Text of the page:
* It was a rough day for Pirates starter Charlie Morton and Yankees starter Javier Vazquez. Morton actually reduced his ERA to 16.20 after allowing five runs in three innings against the Astros. If Morton doesn't pitch again, his April ERA will rank second-worst among those who made four starts. Vazquez's ERA jumped to 9.00, matching the worst-ever April ERA by a Yankee who pitched at least 20 innings.

* Cla Meredith saved the game for the Orioles Sunday in his 272nd career appearance. He previously had the most relief appearances by an active pitcher who didn't have a save. Pirates reliever Jack Taschner, with 211, is now on the clock.

Hitters of the Day
Paul Konerko and Ryan Theriot


Konerko was clutch and Theriot was consistent. Konerko's sharp eye has been a key this year. He took six swings on Sunday, missing none, and making his last count for a game-winning home run.

Theriot got five hits, with the last four all coming early in counts. In the at-bats that netted his last four hits, Theriot saw just nine pitches. Since 2009, Theriot is hitting .362 within the first two pitches of an at-bat, 30 points better than the major league average.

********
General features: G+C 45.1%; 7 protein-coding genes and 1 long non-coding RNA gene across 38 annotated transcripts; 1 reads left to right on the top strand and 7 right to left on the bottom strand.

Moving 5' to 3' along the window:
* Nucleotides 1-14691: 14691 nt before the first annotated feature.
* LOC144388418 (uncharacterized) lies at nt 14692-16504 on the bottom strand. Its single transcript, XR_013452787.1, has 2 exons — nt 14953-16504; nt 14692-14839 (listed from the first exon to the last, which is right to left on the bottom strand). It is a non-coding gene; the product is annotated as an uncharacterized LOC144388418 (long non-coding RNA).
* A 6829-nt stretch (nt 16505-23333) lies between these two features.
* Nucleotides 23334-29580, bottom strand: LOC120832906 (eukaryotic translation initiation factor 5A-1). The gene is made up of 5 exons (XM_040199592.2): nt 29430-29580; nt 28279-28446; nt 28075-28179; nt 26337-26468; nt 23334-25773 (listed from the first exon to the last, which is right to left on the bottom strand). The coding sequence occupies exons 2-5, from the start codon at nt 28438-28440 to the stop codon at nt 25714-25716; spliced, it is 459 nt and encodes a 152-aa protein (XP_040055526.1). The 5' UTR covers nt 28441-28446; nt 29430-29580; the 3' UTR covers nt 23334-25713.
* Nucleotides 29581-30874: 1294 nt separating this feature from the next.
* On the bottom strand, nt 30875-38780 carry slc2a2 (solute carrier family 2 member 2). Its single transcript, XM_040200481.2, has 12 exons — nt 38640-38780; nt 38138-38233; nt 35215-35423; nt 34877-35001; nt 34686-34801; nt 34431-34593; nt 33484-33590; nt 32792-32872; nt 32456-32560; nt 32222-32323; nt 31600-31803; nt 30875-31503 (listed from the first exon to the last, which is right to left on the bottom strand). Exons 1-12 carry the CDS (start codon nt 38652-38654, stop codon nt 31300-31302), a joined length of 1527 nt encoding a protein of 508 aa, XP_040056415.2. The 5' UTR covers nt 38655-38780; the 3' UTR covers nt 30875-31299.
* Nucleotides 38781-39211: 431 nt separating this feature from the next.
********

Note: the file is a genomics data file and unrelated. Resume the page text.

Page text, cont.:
Why David Price won:
- Retired 14 of 15 hitters when gaining a two-strike count, getting hitters to swing at half of the pitches he threw out of the strike zone in those spots.

Why Scott Olsen won:
- His slider worked. Seven of his eight strikeouts came with the slider, with the hitter chasing a pitch out of the strike zone on five of those seven. This was a sharp contrast from his first two starts, in which he got three strikeouts with the slider.

Why John Danks won:
- Efficiency: Threw three or fewer pitches to 60 percent (18 of 30) of the batters he faced. The major league average is about 47 percent.

Why Randy Wells won:
- Besides his team scoring a lot of runs, Wells may have been a little lucky. Brewers hitters were 0-for-7 in situations in which they had a favorable count.

Why Gio Gonzalez and Brad Penny won
- They shared the common thread of shutting down the leadoff man. Gonzalez didn't let a leadoff man reach in his seven innings. Penny only let the leadoff hitter reach once (7.2 IP).